It is proposed to operationalise a low-cost radio station, subject to issuance of a license by the Government of India. The FM station is designed to work on the audio cassette technology. It has a 100 watts transmitter, which can reach a radius of 30 kms, which is roughly, the coverage area of DDS.
Once the station is in operation dalit women from 75 villages will own and operate it. They will bring their form and content into it and make it a tool for their horizontal communication with their communities as well as to reach out to the outside world. They have already recorded over 150 hours of programmes and are also editing them into one hour broadcast modules.
Programming content of the station seeks to serve the information, education, and cultural needs of the region. Programmes would promote the following:
The DDS is currently being assisted by development and communication experts from universities in the region, such as the Acharya N.G. Ranga Agricultural University, the University of Hyderabad, Osmania University, the National Institute of Rural Development, and the B.R. Ambedkar Open University. Discussions are in progress about the possibility of linking with the Open University for broadcasting their educational material over the community radio station.
As the women get equipped with the capacities to express their thoughts, their knowledge and their vision for the future, a major breakthrough would have been made in providing a low cost communication technology for the education of deprived rural communities.
|A RADIO OF THEIR OWN
Dalit women of Medak have reasons to want their own radio
On October 2, 1996, Mr James Bentley, Regional Communication Adviser (Asia), UNESCO had a consultation with about 35 women from the sanghams of the Deccan Development Society. Most of these women were dalit agricultural labourers. The following are some extracts from the Consultation:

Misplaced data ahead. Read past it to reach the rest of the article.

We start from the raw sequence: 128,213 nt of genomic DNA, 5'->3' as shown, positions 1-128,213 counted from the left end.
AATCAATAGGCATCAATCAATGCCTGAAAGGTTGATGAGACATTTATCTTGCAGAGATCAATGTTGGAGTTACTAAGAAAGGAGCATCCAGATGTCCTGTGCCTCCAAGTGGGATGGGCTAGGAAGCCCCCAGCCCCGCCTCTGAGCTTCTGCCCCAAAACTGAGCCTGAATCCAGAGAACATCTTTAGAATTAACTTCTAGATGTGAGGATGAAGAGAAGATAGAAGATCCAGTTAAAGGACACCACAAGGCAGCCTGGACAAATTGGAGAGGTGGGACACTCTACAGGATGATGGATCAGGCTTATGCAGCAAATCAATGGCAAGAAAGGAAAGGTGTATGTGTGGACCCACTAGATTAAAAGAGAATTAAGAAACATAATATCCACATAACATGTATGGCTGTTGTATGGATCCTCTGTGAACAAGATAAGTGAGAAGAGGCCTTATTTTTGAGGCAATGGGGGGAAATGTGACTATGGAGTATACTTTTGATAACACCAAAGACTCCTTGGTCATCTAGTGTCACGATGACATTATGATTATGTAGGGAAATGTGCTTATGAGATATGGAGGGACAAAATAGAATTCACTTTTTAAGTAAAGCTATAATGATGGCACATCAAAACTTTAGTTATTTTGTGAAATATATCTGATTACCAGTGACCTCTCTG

Sammamma from Bidakanne village (a 35 year old non literate
dalit organic farmer) .. explaining why we must have our own radio
Sidddamma from Matoor (a 45-year old non literate woman) .. discussing what can be the content of our radio
Pushpalata from Pastapur (a 40 year old single woman who has studied upto class V) .. reacting to a suggestion, (if it is very important for us to disseminate our messages through radio) why can't we invite mainstream radio to come and do programmes with us.
Metlakunta Susilamma (a 28 year old rural dalit woman who has not passed class V) .. reacting to a suggestion why can't we persuade the government to open a radio station here and preserve our langauge, culture and our issues.
Chilukapalli Anasuyamma from Pastapur (a 30 year old non literate dalit single woman) .. when asked to suggest what can we do with our own radio.
Nagamma from Ranjole village ( a 45 year old non literate dalit woman) .. expressing her concern about people having to depend upon the mainstream radio for their information and knowledge
Ratnamma from Algole village (a 45 year old non literate rural dalit woman leader) .. reacting to a statement that it might be very difficult to get a license to run the radio from the government.